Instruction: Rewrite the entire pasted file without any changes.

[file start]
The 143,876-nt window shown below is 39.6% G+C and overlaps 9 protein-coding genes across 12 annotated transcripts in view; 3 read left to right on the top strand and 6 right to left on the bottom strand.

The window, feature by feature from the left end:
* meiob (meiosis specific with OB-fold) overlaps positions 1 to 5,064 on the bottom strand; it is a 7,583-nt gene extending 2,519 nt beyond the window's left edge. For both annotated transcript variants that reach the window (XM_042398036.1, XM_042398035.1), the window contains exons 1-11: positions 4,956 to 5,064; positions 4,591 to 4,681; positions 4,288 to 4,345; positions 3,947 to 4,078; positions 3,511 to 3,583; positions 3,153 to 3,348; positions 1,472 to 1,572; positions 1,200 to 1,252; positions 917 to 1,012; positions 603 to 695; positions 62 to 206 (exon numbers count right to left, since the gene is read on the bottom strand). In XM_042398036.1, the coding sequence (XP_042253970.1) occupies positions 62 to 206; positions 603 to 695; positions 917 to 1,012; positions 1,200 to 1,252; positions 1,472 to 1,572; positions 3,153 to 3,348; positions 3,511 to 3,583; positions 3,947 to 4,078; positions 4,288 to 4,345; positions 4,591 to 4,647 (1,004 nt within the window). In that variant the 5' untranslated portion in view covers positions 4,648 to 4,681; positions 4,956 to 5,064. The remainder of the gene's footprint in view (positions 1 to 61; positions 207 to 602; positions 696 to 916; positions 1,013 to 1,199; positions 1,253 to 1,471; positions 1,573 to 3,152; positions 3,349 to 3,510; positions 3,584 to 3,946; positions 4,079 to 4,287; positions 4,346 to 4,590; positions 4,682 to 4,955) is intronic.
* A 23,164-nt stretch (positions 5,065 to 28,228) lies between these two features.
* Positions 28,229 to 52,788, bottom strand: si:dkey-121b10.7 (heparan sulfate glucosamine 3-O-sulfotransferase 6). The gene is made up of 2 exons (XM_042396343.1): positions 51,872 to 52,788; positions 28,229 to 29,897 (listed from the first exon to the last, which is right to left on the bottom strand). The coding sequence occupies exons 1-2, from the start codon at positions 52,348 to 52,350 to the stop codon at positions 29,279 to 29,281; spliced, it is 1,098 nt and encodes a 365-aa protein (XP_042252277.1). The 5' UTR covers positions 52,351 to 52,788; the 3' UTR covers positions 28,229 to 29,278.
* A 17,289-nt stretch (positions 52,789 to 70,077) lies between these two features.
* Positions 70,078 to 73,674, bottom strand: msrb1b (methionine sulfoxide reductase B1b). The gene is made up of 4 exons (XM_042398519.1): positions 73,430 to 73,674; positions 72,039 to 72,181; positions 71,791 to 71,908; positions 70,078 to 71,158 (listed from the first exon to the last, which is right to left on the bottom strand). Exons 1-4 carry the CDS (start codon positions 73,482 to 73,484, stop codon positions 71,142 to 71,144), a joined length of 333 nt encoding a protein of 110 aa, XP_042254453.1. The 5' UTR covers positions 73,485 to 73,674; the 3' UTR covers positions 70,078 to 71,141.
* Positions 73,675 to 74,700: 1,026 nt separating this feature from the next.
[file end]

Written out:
The 143,876-nt window shown below is 39.6% G+C and overlaps 9 protein-coding genes across 12 annotated transcripts in view; 3 read left to right on the top strand and 6 right to left on the bottom strand.

The window, feature by feature from the left end:
* meiob (meiosis specific with OB-fold) overlaps positions 1 to 5,064 on the bottom strand; it is a 7,583-nt gene extending 2,519 nt beyond the window's left edge. For both annotated transcript variants that reach the window (XM_042398036.1, XM_042398035.1), the window contains exons 1-11: positions 4,956 to 5,064; positions 4,591 to 4,681; positions 4,288 to 4,345; positions 3,947 to 4,078; positions 3,511 to 3,583; positions 3,153 to 3,348; positions 1,472 to 1,572; positions 1,200 to 1,252; positions 917 to 1,012; positions 603 to 695; positions 62 to 206 (exon numbers count right to left, since the gene is read on the bottom strand). In XM_042398036.1, the coding sequence (XP_042253970.1) occupies positions 62 to 206; positions 603 to 695; positions 917 to 1,012; positions 1,200 to 1,252; positions 1,472 to 1,572; positions 3,153 to 3,348; positions 3,511 to 3,583; positions 3,947 to 4,078; positions 4,288 to 4,345; positions 4,591 to 4,647 (1,004 nt within the window). In that variant the 5' untranslated portion in view covers positions 4,648 to 4,681; positions 4,956 to 5,064. The remainder of the gene's footprint in view (positions 1 to 61; positions 207 to 602; positions 696 to 916; positions 1,013 to 1,199; positions 1,253 to 1,471; positions 1,573 to 3,152; positions 3,349 to 3,510; positions 3,584 to 3,946; positions 4,079 to 4,287; positions 4,346 to 4,590; positions 4,682 to 4,955) is intronic.
* A 23,164-nt stretch (positions 5,065 to 28,228) lies between these two features.
* Positions 28,229 to 52,788, bottom strand: si:dkey-121b10.7 (heparan sulfate glucosamine 3-O-sulfotransferase 6). The gene is made up of 2 exons (XM_042396343.1): positions 51,872 to 52,788; positions 28,229 to 29,897 (listed from the first exon to the last, which is right to left on the bottom strand). The coding sequence occupies exons 1-2, from the start codon at positions 52,348 to 52,350 to the stop codon at positions 29,279 to 29,281; spliced, it is 1,098 nt and encodes a 365-aa protein (XP_042252277.1). The 5' UTR covers positions 52,351 to 52,788; the 3' UTR covers positions 28,229 to 29,278.
* A 17,289-nt stretch (positions 52,789 to 70,077) lies between these two features.
* Positions 70,078 to 73,674, bottom strand: msrb1b (methionine sulfoxide reductase B1b). The gene is made up of 4 exons (XM_042398519.1): positions 73,430 to 73,674; positions 72,039 to 72,181; positions 71,791 to 71,908; positions 70,078 to 71,158 (listed from the first exon to the last, which is right to left on the bottom strand). Exons 1-4 carry the CDS (start codon positions 73,482 to 73,484, stop codon positions 71,142 to 71,144), a joined length of 333 nt encoding a protein of 110 aa, XP_042254453.1. The 5' UTR covers positions 73,485 to 73,674; the 3' UTR covers positions 70,078 to 71,141.
* Positions 73,675 to 74,700: 1,026 nt separating this feature from the next.